The false analogy is becoming dangerous. Writing in the Daily Telegraph today, Brendan O’Neill delivers a personalized hatchet job on the journalist responsible for the Newsnight report, Angus Stickler. Fair enough. If one investigative journalist wants to trash the reputation of another, they both have access to the megaphone of the media. But O’Neill goes much further than that. He cites Richard Webster, the now deceased author of The Secret of Bryn Estyn, to make a wider claim: “To any dispassionate observer,” wrote Webster, “it should now be apparent that the ‘paedophile ring’ enthusiastically located by journalists and others in North Wales children’s homes belongs to the realm of higher fantasy.”
This is entirely misleading. The Waterhouse Inquiry, which is due to be reexamined because of its limited remit, emphatically upheld the complaints of dozens of victims that systematic sexual and physical abuse was rife in North Wales care homes. While it could not prove that a larger national network connected with prominent figures existed, it did conclude that “during the period under review there was a paedophile ring in the Wrexham and Chester areas in the sense that there were a number of male persons, many of them known to each other, who were engaged in paedophile activities and were targeting young males in their middle teens.”
In the attempt to overturn a conspiracy theory about pedophile rings, O’Neill not only ignores the evidence already in the public domain, but goes to create his own brand of conspiracy by alleging Stickler was also running a campaign to “cause trouble for the Catholic Church.”
More troubling still is the attempt to entirely discredit Messham himself, who it should be stressed has various corroborating witnesses to his teenage abuse. On Sunday, the Daily Mail published an article (since revised) by the journalists Bob Woffinden and David Rose, which attempted to undermine Messham’s testimony because of his “unreliable” character and implying financial remuneration may have been his main motive. But the Waterhouse Inquiry explicitly dismissed this “ambulance chasing” explanation for the rash of allegations.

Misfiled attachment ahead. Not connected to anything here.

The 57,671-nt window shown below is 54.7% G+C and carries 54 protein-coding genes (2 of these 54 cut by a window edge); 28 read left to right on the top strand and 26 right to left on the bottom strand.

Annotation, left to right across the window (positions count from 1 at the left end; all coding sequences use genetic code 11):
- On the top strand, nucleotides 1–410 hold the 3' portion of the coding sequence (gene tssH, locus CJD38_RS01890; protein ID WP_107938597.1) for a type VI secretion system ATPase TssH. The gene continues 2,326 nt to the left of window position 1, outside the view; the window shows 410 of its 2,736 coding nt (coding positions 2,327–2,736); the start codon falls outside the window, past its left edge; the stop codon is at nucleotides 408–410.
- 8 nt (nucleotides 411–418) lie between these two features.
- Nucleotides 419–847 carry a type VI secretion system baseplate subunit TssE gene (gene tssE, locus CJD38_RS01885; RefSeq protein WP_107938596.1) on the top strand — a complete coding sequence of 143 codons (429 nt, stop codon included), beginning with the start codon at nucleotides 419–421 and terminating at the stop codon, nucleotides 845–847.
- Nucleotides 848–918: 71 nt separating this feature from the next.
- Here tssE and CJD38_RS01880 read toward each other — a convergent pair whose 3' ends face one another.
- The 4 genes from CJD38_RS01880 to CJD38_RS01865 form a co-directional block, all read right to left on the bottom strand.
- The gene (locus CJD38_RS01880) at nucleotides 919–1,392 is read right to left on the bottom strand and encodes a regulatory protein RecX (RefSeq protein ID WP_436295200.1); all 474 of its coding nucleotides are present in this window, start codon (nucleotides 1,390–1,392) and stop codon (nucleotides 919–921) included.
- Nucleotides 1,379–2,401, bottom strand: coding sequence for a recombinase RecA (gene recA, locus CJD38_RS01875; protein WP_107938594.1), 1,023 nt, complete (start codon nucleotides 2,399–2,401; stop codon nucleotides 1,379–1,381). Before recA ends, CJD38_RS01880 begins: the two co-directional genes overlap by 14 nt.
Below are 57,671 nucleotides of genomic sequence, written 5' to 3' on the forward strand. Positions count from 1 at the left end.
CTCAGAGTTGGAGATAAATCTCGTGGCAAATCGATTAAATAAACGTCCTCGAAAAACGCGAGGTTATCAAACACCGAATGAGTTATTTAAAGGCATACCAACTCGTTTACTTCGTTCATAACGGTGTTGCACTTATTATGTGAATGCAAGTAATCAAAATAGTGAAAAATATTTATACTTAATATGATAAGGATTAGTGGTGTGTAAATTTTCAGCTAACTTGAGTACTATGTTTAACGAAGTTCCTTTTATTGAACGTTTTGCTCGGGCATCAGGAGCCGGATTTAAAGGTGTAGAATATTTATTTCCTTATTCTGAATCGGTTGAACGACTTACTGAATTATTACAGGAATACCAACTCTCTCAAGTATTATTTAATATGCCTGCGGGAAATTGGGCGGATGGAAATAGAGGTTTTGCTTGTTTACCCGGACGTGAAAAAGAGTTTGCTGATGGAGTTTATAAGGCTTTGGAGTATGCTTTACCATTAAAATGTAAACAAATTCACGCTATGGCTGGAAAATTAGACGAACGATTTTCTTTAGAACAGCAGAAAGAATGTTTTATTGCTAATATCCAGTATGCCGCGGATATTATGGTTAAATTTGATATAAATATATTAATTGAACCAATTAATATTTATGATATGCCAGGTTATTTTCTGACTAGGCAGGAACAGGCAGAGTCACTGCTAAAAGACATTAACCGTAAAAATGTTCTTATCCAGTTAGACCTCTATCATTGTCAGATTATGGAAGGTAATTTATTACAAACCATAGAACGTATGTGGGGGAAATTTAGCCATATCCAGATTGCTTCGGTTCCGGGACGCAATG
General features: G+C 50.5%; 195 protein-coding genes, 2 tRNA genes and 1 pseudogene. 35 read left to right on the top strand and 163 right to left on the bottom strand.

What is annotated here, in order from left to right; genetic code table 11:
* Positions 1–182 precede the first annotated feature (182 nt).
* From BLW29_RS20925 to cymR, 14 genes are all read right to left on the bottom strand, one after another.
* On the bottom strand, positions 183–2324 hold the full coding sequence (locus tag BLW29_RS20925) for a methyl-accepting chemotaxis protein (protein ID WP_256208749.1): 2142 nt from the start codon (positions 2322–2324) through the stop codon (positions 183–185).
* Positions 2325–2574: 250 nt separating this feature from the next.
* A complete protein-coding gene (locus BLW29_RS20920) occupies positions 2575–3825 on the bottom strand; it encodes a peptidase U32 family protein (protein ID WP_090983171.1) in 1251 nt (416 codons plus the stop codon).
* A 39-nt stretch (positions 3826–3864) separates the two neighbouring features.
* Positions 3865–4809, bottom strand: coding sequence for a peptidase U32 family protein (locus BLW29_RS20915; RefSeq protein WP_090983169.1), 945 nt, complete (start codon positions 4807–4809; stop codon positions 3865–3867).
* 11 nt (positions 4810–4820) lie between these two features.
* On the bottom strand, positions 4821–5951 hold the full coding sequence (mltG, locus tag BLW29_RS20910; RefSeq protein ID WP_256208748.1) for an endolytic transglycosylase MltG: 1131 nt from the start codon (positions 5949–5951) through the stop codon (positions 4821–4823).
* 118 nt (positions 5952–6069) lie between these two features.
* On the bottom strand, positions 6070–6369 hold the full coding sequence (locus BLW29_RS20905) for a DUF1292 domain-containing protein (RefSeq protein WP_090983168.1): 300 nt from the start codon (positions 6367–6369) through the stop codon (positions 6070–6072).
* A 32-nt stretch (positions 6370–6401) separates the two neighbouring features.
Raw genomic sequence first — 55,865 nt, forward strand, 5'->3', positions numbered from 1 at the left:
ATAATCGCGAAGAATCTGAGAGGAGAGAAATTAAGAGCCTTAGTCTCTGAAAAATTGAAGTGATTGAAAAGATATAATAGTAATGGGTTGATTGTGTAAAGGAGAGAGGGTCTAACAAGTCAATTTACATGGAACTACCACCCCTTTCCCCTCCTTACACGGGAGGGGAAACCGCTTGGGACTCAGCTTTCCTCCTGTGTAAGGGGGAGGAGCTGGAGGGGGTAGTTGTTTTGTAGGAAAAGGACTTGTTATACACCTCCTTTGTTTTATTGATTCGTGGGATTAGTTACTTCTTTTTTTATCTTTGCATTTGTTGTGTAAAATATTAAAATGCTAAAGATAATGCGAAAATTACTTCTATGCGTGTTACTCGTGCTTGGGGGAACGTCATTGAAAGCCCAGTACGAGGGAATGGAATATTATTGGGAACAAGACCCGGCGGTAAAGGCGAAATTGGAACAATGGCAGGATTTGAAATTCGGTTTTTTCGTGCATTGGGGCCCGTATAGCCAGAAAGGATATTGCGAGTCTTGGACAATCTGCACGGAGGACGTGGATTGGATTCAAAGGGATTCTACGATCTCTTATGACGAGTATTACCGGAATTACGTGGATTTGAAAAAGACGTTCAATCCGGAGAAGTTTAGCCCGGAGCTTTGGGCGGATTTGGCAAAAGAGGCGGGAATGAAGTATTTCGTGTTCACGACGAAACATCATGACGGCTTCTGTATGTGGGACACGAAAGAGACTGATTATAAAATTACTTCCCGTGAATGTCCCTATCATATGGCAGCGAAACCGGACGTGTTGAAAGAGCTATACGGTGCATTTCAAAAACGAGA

When it comes to ad hominem attacks, neither Woffinden nor Rose can rest on safe ground. Rose was criticized in Nick Davies’s Flat Earth News for uncritically regurgitating misinformation about WMDs in the runup to the Iraq Invasion. Meanwhile, Woffinden has written in support of “False Memory Syndrome,” the largely discredited theory that a large number of child-abuse allegations are implanted by therapists. The motives of these journalists might be exemplary, but as the Savile scandal has proved, the fact that most people find child sexual abuse repellent, incomprehensible, and even incredible can play into the hands of the perpetrators. Savile reportedly told one of his victims who threatened to expose him, “No one will believe you.”
Lord McAlpine will recover from the false allegations, and quite possibly clear his name completely in a libel suit. Meanwhile, the institutional child abuse in North Wales has already created a lost generation through suicide and addiction and 40 people have approached the children’s commissioner for Wales, Keith Towler, in the last few days to give new evidence.
So while false allegations of abuse are horrible, it is only because the reality is so horrendous, and crimes against children flourish in an atmosphere of silence and disbelief.